Posts: 3605
Joined: Sun May 29, 2005 7:06 am
Location: Cleveland, Ohio

Re: What NEW discs/music are you adding to your collection?

Post by jserraglio » Mon Feb 12, 2018 2:19 pm

To hear the extempore Charles Munch leading the BSO in just about anything is a treat, especially his exciting live broadcasts. I guess I'm a sucker for French conductors.

Less so but also, Erich Leinsdorf in big choral and operatic works. Just listened to his highly charged 1963 War Requiem, as good as any I've heard, though like Ozawa he is often dissed.

Whenever I wanna hear refined beauty in American orchestral playing, I'll listen to the Clevelanders under just about any conductor, including the often pedestrian FWM. Szell's Brahms cycle, Maazel's, or even Dohnanyi's. Solti and Bernstein for Brahmsian beauty and refinement? Uh-uh, though I listened to both of their cycles on LP, and was deeply moved by the earlier LB's (Brahms with the NYP) intensity and commitment to the music. Re. Solti's CSO Brahms, it's fine but CSO/Levine's packs more of an impact.

maestrob
Posts: 4946
Joined: Tue Sep 16, 2008 11:30 am

Re: What NEW discs/music are you adding to your collection?

Post by maestrob » Tue Feb 13, 2018 10:35 am

De gustibus and all that! I find Levine's Chicago Brahms shallow, like most of his orchestral conducting, but that may be just me. Solti's Brahms is my personal favorite, with Lenny/NY a very close second. So be it.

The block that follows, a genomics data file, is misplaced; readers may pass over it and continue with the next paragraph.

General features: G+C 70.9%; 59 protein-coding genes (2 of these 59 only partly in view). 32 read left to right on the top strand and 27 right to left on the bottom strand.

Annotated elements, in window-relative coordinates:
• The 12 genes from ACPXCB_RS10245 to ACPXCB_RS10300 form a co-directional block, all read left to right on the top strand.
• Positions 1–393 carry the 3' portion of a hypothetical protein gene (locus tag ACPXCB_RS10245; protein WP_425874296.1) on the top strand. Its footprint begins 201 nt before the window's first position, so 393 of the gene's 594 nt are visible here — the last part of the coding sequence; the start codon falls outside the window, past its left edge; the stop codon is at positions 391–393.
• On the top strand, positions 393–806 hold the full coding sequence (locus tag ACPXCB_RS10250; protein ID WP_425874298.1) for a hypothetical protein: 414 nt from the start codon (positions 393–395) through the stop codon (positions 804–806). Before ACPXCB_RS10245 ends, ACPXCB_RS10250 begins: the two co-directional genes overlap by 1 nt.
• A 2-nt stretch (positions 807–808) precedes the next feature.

Frankly, I agree with you about Leinsdorf. I think he's a vastly underrated conductor, and his few choral recordings are well worth having, including a Schubert Eb Mass on Testament. His Prokofiev series of Symphonies and Concertos with John Browning are outstanding musically in spite of the orchestra's limitations. There have been better since then, but for their time they were revelatory.

jserraglio
Posts: 3605
Joined: Sun May 29, 2005 7:06 am
Location: Cleveland, Ohio

Re: What NEW discs/music are you adding to your collection?

Post by jserraglio » Wed Feb 14, 2018 6:13 am

maestrob wrote:
Tue Feb 13, 2018 10:35 am
His Prokofiev . . .
Also his Richard Strauss. Have listened in the past two days to live Boston SO perfs from the early 60s of Ein Heldenleben, Don Quixote (Silverstein/de Pasquale/Mayes), Die Tagezeiten and the Bourgeois Gentilhomme Suite. I also like his studio Heldenleben (RCA LSC-2641, reissued on CD by JVC Japan).

These performances are quite special.

Notwithstanding his many detractors, Leinsdorf currently has quite a following among knowledgeable listeners on the Symphonyshare and Concertarchive forums.

BTW, my all-time favorite Brahms cycle is Ansermet's, now on Decca Eloquence.

Image

Post Reply

Who is online

Users browsing this forum: No registered users and 12 guests